A new study suggests dietary supplements may be linked to a slightly increased risk of death in older women.
The 19-year study involved about 39,000 women with an average age of 62.
Those taking multivitamins or supplements of iron, Vitamin B-6, folic acid, magnesium, zinc and copper had, on average, a 2.4 percent increased chance of death over the course of the research.
Iron had the highest associated risk.
But one supplement -- calcium -- appeared to reduce the risk of death.
The study, appearing in the The Archives of Internal Medicine, didn't look at a possible direct cause-and-effect dynamic. It was an observational study based on self-reported supplement use and, its authors say, a range of factors aside from the use of supplements could have impacted the outcome.
"The headline," CBS News medical correspondent Dr. Jennifer Ashton cautioned, "like many, can be deceiving. This study was based on associated findings - it did not show a biologic cause-and-effect. (It was a) very large study done from 1986 to 2004 in Finland, very large study. They looked at almost 40,000 women, average age 62. That's important. They found in this group, 85 percent of them too took at least one dietary supplement a day, very similar to what we do here in this country. (The study) found an associated increased risk of desk among these older women for those in particular taking vitamin B-6, folic acid, iron, magnesium, zinc and copper. (The research) didn't say why, but did show that they had an increased risk of dying."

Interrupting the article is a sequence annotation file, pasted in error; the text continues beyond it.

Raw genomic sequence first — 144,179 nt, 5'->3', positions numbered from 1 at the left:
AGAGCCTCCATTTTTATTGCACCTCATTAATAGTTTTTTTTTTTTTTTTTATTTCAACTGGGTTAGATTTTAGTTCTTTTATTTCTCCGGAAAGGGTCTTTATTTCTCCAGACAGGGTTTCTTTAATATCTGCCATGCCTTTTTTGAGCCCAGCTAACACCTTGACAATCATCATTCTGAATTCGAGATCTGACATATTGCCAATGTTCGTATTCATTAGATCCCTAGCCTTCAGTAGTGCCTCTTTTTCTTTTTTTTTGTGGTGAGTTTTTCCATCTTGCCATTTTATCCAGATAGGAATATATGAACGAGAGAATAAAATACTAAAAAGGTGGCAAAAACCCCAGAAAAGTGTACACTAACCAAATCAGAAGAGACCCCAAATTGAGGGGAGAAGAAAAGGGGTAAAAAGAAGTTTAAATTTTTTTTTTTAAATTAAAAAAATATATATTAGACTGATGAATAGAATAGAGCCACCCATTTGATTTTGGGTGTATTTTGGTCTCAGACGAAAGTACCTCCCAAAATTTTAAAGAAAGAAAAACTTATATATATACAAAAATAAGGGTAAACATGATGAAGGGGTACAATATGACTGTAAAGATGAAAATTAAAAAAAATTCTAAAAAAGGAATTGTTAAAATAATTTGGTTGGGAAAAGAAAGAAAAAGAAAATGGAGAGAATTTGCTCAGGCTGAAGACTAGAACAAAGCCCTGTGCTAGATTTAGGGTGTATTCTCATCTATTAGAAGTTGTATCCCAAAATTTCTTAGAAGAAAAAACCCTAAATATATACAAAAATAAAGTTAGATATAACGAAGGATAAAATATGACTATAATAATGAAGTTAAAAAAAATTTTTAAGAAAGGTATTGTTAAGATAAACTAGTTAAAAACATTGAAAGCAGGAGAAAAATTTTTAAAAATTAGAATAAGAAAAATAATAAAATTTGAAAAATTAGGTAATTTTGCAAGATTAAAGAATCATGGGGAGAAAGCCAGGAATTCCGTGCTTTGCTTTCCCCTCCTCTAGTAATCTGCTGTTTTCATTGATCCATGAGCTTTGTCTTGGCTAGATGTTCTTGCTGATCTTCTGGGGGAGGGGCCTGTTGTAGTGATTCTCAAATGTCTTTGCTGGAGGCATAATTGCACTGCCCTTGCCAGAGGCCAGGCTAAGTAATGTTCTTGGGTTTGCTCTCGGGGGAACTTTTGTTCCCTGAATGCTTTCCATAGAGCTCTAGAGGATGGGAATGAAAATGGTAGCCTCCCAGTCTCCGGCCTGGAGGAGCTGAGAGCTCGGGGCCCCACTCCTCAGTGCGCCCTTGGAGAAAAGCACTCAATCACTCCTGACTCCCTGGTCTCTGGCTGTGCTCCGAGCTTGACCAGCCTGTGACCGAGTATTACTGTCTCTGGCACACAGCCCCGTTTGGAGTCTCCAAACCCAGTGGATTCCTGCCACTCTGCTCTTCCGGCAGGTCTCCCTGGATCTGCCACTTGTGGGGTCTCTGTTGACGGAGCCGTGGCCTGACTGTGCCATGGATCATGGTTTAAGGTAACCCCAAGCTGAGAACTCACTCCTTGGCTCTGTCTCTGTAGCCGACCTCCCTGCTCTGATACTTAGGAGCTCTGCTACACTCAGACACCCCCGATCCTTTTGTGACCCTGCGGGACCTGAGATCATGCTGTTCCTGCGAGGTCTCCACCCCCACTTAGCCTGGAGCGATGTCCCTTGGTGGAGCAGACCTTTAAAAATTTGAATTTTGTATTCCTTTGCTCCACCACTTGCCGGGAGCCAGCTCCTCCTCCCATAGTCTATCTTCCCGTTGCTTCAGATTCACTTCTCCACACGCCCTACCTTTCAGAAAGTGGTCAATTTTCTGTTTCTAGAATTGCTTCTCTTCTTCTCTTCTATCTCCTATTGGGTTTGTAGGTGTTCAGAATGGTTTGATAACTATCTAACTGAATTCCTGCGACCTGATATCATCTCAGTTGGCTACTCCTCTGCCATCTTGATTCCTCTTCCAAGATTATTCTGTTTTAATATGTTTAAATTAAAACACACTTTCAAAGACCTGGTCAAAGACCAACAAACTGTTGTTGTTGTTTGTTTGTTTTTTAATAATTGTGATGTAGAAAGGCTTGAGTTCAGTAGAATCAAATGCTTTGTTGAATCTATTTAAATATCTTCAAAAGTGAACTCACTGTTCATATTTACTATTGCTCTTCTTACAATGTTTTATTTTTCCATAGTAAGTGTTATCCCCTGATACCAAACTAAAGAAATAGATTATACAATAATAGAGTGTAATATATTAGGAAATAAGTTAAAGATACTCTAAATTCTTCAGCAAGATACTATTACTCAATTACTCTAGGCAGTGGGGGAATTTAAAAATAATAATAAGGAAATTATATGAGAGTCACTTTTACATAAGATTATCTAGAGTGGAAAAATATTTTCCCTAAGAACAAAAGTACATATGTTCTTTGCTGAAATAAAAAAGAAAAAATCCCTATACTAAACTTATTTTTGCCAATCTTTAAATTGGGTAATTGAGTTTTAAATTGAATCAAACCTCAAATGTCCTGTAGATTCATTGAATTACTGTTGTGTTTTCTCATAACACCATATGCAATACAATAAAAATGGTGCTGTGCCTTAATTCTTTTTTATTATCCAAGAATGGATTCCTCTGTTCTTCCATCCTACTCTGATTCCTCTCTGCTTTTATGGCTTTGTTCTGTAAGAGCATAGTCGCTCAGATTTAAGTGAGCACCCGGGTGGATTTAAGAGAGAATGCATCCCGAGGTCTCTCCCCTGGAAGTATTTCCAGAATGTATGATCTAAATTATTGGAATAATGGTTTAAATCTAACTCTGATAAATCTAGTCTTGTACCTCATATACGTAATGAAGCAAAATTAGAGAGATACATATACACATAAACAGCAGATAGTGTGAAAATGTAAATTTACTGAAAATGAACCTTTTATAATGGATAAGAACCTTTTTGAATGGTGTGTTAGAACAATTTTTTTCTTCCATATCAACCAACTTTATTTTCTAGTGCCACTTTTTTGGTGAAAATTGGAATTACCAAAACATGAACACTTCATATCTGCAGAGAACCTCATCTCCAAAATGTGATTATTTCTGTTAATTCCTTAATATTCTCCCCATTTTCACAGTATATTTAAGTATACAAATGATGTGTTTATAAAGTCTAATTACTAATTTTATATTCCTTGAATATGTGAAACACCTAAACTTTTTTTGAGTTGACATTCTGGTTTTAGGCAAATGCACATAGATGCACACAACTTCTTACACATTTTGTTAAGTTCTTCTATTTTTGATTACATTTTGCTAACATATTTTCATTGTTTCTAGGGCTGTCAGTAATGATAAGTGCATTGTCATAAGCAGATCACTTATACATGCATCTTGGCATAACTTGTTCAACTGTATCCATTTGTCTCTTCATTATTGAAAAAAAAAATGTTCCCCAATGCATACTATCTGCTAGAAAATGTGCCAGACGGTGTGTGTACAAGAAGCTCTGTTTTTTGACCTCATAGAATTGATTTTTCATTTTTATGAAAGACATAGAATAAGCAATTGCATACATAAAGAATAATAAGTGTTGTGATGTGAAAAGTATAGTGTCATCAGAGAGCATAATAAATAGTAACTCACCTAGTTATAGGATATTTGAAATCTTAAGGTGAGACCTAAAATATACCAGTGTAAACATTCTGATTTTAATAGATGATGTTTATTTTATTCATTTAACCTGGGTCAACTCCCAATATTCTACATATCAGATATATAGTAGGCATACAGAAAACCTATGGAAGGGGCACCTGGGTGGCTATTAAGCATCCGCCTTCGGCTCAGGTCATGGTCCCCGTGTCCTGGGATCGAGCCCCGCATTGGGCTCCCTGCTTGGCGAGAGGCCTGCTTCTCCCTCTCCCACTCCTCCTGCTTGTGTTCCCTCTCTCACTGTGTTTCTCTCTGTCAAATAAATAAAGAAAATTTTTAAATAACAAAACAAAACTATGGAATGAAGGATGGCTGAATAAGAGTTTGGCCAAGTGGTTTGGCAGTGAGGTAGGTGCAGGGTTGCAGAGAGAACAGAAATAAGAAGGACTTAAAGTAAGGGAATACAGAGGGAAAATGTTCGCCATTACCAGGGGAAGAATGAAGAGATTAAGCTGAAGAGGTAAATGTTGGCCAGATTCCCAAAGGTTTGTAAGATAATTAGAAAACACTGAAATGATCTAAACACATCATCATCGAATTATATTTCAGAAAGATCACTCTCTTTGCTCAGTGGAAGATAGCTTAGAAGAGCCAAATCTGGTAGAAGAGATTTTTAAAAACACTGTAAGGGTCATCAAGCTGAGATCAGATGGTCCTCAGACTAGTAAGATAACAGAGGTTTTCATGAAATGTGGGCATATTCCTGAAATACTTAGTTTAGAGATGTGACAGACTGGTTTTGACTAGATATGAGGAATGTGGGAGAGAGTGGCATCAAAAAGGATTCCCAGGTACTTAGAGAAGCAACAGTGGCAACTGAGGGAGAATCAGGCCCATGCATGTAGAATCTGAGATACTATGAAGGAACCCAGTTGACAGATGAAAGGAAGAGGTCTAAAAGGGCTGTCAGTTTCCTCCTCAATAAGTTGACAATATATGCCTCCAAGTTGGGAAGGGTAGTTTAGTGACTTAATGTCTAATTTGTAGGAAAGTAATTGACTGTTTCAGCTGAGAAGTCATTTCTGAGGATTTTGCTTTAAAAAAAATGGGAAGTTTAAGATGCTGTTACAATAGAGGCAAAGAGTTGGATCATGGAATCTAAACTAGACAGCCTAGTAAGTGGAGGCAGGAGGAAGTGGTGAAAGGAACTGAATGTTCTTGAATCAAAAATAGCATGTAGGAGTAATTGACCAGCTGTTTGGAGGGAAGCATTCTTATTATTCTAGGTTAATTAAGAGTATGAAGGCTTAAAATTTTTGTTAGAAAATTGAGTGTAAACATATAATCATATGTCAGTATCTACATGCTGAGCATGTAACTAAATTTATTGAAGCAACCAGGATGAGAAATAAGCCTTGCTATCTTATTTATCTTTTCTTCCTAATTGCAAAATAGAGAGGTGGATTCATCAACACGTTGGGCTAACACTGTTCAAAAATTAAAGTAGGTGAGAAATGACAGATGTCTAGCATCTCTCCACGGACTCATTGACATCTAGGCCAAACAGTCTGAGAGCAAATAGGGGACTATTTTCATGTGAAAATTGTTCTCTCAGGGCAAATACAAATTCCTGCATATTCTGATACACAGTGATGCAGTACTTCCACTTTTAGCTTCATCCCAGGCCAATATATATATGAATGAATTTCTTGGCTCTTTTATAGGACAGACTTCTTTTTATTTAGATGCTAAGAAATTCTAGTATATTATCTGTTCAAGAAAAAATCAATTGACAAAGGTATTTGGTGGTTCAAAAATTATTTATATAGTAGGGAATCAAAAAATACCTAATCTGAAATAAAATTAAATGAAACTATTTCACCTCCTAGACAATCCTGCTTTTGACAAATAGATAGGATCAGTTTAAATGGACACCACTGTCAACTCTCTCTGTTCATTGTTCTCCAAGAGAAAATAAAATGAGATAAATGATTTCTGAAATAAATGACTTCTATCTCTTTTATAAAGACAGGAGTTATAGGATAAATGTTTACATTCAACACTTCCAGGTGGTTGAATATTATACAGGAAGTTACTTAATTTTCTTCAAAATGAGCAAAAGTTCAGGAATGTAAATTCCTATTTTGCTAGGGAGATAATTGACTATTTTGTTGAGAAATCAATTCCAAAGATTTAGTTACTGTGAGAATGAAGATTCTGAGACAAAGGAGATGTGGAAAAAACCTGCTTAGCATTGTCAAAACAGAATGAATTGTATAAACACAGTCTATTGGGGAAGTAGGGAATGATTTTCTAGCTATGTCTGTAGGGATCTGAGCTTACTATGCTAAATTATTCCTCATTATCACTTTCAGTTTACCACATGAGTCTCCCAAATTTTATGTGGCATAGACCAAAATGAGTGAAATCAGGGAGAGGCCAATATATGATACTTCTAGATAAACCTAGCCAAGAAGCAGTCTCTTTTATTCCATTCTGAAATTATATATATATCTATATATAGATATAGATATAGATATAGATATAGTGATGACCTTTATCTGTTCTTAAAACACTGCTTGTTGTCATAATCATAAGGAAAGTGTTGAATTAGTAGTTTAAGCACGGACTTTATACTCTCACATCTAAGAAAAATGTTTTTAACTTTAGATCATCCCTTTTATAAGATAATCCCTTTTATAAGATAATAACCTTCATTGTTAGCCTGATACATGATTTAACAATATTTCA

What is it about these supplements that causes the increased risk?
"In general," Ashton responded to "Early Show" co-anchor Chris Wragge, "we don't know. One well-respected doctor I work with said he's very skeptical about dietary supplements not because he thinks they don't work, but precisely because he thinks they do work. And in fact, we don't have enough data, we don't have enough well-constructed research to show us what the effect of these particular vitamins can do, especially when taken in high doses, excessive quantities.
"In particular, this study showed iron had an increased risk of death. And we know that, for certain people with certain types of blood disorders, excessive iron can be dangerous to the heart and liver."
"Early Show on Saturday Morning" co-anchor pointed out that many women take iron supplements, including those who are pregnant.
"Most women, most patients don't consider these supplements to be like medication," Ashton pointed out, "and in fact, they should."
Ashton offered tips for anyone taking supplements:
"Number one, if you are taking anything, especially when you've been taking it for (a long time), you want to discuss these with your doctor. You want to try to avoid self-diagnosis and falling into that trap of the marketing and advertising claims that a lot of these supplements portend. And also, do not assume that more is better. Really, do not take more than the recommended dosage, because we do know that these vitamins, like anything, can be dangerous."